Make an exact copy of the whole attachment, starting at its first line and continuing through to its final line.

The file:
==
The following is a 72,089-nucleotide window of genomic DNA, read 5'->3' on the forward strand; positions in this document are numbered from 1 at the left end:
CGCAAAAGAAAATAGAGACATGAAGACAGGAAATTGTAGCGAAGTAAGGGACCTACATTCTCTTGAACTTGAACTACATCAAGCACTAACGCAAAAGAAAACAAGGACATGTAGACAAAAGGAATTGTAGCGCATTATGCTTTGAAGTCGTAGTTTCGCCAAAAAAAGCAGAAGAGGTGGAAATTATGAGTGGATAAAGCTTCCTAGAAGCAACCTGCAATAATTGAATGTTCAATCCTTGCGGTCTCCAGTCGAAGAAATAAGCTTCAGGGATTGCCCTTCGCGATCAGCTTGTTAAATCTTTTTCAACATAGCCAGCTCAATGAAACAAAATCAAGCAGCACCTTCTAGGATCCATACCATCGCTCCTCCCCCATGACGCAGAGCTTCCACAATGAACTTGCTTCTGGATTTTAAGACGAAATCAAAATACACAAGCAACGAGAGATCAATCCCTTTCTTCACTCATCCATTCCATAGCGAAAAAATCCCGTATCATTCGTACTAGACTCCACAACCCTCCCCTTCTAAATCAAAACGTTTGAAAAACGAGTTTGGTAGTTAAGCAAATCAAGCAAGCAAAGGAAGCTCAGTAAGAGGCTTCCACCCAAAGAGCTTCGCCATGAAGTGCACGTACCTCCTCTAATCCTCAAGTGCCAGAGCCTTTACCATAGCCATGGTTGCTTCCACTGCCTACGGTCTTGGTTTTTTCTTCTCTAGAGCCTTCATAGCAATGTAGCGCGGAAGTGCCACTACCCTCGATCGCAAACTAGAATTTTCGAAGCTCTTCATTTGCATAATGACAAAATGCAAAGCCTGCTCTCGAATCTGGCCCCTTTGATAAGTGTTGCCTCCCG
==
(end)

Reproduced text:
The following is a 72,089-nucleotide window of genomic DNA, read 5'->3' on the forward strand; positions in this document are numbered from 1 at the left end:
CGCAAAAGAAAATAGAGACATGAAGACAGGAAATTGTAGCGAAGTAAGGGACCTACATTCTCTTGAACTTGAACTACATCAAGCACTAACGCAAAAGAAAACAAGGACATGTAGACAAAAGGAATTGTAGCGCATTATGCTTTGAAGTCGTAGTTTCGCCAAAAAAAGCAGAAGAGGTGGAAATTATGAGTGGATAAAGCTTCCTAGAAGCAACCTGCAATAATTGAATGTTCAATCCTTGCGGTCTCCAGTCGAAGAAATAAGCTTCAGGGATTGCCCTTCGCGATCAGCTTGTTAAATCTTTTTCAACATAGCCAGCTCAATGAAACAAAATCAAGCAGCACCTTCTAGGATCCATACCATCGCTCCTCCCCCATGACGCAGAGCTTCCACAATGAACTTGCTTCTGGATTTTAAGACGAAATCAAAATACACAAGCAACGAGAGATCAATCCCTTTCTTCACTCATCCATTCCATAGCGAAAAAATCCCGTATCATTCGTACTAGACTCCACAACCCTCCCCTTCTAAATCAAAACGTTTGAAAAACGAGTTTGGTAGTTAAGCAAATCAAGCAAGCAAAGGAAGCTCAGTAAGAGGCTTCCACCCAAAGAGCTTCGCCATGAAGTGCACGTACCTCCTCTAATCCTCAAGTGCCAGAGCCTTTACCATAGCCATGGTTGCTTCCACTGCCTACGGTCTTGGTTTTTTCTTCTCTAGAGCCTTCATAGCAATGTAGCGCGGAAGTGCCACTACCCTCGATCGCAAACTAGAATTTTCGAAGCTCTTCATTTGCATAATGACAAAATGCAAAGCCTGCTCTCGAATCTGGCCCCTTTGATAAGTGTTGCCTCCCG